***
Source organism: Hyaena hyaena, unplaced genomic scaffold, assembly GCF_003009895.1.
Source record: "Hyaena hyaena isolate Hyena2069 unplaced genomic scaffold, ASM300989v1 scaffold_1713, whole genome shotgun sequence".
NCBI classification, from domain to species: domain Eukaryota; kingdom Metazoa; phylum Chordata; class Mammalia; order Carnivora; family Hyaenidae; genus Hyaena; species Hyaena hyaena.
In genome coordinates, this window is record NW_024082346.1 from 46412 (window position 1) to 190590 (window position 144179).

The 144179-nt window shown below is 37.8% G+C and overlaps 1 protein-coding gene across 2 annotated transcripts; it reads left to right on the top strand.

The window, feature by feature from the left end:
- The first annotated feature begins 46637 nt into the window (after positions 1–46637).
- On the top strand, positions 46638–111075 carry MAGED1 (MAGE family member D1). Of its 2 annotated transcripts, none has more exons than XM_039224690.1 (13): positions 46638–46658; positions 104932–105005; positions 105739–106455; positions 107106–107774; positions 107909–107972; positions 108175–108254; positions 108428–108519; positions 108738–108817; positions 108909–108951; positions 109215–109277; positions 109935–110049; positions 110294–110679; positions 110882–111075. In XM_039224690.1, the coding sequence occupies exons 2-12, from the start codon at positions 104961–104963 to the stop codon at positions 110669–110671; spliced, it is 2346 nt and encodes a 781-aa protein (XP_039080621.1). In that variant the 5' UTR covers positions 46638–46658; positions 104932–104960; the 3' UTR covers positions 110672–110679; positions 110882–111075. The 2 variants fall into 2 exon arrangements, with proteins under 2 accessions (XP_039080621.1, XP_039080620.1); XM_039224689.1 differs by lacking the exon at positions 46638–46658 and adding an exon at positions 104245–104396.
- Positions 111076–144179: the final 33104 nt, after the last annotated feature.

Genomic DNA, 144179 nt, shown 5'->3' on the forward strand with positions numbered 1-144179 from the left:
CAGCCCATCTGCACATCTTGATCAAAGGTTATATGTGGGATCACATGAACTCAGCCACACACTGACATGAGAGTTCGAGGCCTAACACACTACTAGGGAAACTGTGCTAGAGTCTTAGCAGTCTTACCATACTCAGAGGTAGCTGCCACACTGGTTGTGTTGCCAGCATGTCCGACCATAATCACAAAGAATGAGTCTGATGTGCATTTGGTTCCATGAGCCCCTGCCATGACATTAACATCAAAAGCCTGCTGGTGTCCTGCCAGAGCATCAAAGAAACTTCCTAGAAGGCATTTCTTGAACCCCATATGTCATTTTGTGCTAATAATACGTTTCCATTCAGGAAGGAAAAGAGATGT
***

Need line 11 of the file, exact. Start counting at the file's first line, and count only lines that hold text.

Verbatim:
CAGCCCATCTGCACATCTTGATCAAAGGTTATATGTGGGATCACATGAACTCAGCCACACACTGACATGAGAGTTCGAGGCCTAACACACTACTAGGGAAACTGTGCTAGAGTCTTAGCAGTCTTACCATACTCAGAGGTAGCTGCCACACTGGTTGTGTTGCCAGCATGTCCGACCATAATCACAAAGAATGAGTCTGATGTGCATTTGGTTCCATGAGCCCCTGCCATGACATTAACATCAAAAGCCTGCTGGTGTCCTGCCAGAGCATCAAAGAAACTTCCTAGAAGGCATTTCTTGAACCCCATATGTCATTTTGTGCTAATAATACGTTTCCATTCAGGAAGGAAAAGAGATGT